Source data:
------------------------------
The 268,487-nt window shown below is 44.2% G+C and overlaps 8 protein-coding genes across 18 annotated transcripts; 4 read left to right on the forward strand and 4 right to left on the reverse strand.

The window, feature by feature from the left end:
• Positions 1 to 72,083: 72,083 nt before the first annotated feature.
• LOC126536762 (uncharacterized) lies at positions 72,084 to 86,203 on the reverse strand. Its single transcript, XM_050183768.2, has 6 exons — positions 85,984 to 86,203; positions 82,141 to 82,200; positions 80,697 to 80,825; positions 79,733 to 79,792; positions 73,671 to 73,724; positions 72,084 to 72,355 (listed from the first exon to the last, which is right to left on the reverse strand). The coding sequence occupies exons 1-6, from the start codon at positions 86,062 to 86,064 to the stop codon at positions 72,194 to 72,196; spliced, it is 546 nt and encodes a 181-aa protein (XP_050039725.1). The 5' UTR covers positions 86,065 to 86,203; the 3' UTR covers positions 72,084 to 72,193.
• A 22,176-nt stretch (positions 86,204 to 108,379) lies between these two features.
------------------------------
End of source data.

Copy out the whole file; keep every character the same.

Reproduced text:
The 268,487-nt window shown below is 44.2% G+C and overlaps 8 protein-coding genes across 18 annotated transcripts; 4 read left to right on the forward strand and 4 right to left on the reverse strand.

The window, feature by feature from the left end:
• Positions 1 to 72,083: 72,083 nt before the first annotated feature.
• LOC126536762 (uncharacterized) lies at positions 72,084 to 86,203 on the reverse strand. Its single transcript, XM_050183768.2, has 6 exons — positions 85,984 to 86,203; positions 82,141 to 82,200; positions 80,697 to 80,825; positions 79,733 to 79,792; positions 73,671 to 73,724; positions 72,084 to 72,355 (listed from the first exon to the last, which is right to left on the reverse strand). The coding sequence occupies exons 1-6, from the start codon at positions 86,062 to 86,064 to the stop codon at positions 72,194 to 72,196; spliced, it is 546 nt and encodes a 181-aa protein (XP_050039725.1). The 5' UTR covers positions 86,065 to 86,203; the 3' UTR covers positions 72,084 to 72,193.
• A 22,176-nt stretch (positions 86,204 to 108,379) lies between these two features.